Nils: The ASICS Fujitrabuco Pro is a lot of fun thanks to its great sole design, especially on steep, short and fast runs or sections, although it loses some points in terms of midsole material. I have fond memories of a run with 10x100m sprints and 8x12sec mountain sprints on trail near my home. If you really step on the gas,the stone protection plate seems to develop a slightly springy effect and thus provides the additional propulsion that the FlyteFoam unfortunately lacks. For more leisurely tours on the trails, there is enough cushioning and vibration dampening and the natural flex point definitely makes you want more. But for this purpose, the midsole should be a bit softer for my taste and offer more energy return. The narrow platform also speaks against longer distances for me. Especially when my legs get tired and running style suffers, I would like a little more stability.

Johannes: The Fujitrabuco Pro runs like no other trail shoe that I have ever met. That's probably because I've never run in a trail shoe that was designed for competition. The ride definitely feels close to the ground and the lightness of the shoe (on the foot) tempts you to pick up the pace. The midsole is not very explosive, but the shoe gives some energy back, probably due to its flex point in the mid- to forefoot and the stone protection plate. At the same time, the shoe does not impose itself on the runner due to the moderate drop of 6 millimeters. You don't automatically walk on the ball of your toes and you can lean back and slow down a little, especially after steep, strenuous sections. The upper material secures the foot well on the platform, which is in turn very narrow in the midfoot. Therefore, the Fujitrabuco Pro is not the most stable of trail runners when it comes to pronation.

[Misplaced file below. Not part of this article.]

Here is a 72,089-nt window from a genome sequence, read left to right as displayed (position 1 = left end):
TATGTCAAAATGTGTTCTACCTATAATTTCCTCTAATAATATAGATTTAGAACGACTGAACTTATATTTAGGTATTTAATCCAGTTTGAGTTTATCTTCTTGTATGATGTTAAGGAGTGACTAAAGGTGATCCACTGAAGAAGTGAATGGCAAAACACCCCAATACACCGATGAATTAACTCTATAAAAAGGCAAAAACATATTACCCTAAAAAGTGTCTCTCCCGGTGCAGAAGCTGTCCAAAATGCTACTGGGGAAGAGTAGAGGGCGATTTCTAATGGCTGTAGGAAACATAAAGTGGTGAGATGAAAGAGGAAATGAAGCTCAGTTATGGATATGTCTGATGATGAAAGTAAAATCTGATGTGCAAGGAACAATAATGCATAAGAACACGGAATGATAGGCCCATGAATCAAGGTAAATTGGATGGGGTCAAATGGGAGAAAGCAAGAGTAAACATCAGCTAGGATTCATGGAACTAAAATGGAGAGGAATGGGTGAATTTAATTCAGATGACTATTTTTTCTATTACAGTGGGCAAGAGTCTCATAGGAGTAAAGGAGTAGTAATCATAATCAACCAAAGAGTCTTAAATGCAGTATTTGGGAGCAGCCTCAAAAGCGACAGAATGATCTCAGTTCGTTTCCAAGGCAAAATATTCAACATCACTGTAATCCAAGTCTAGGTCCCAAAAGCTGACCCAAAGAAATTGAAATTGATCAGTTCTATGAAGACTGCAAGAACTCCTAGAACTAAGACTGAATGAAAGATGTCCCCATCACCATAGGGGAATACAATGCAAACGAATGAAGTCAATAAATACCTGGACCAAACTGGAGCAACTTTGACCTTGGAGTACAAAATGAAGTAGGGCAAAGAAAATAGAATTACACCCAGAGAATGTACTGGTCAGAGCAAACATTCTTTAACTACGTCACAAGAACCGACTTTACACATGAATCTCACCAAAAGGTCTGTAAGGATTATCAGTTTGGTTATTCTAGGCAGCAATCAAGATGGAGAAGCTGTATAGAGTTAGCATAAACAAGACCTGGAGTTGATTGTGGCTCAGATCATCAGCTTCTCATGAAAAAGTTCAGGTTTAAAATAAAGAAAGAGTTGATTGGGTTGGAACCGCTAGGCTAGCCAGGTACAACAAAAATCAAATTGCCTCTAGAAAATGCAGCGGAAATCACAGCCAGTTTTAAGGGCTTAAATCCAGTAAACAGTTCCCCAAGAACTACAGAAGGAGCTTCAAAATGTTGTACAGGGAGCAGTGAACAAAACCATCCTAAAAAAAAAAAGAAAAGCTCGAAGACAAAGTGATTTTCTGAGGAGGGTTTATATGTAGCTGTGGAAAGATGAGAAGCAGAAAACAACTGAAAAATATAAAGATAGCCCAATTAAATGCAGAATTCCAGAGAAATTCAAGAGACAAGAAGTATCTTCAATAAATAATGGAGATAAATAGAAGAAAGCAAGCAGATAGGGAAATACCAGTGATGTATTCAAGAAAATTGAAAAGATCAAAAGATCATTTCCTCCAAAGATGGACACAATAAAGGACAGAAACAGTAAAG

Conclusions and Recommendations

Nils: The ASICS Fujitrabuco Pro was a real surprise for me. I haven't had any experience with ASICS trail shoes so far, but I hope after this entry that there will be more. The Fujitrabuco Pro does a lot of things right. My highlight is the midsole construction, which creates a very natural running feeling and excellent mountain running properties. The sock-like fit and the support in the upper material are excellent and the outsole in particular leaves little to be desired. 

On the other hand, there is a midsole material that needs an update - especially since the right materials are already in use at ASICS. The biggest drawback of the Fujitrabuco Pro is the much too hot upper material. Maybe the shoe arrived at the wrong time, but when the outside temperature was around 30°C, I definitely preferred to pick another from the shelf. 11 out of 12 months a year, however, this will probably not be a problem. That's why I can still recommend the Fujitrabuco Pro with a clear conscience to anyone looking for a fast shoe with stone protection and a great flex point at the same time. Especially those who are out on steep trails or prefer an aggressive outsole will have a lot of fun with the ASICS Fujitrabuco Pro.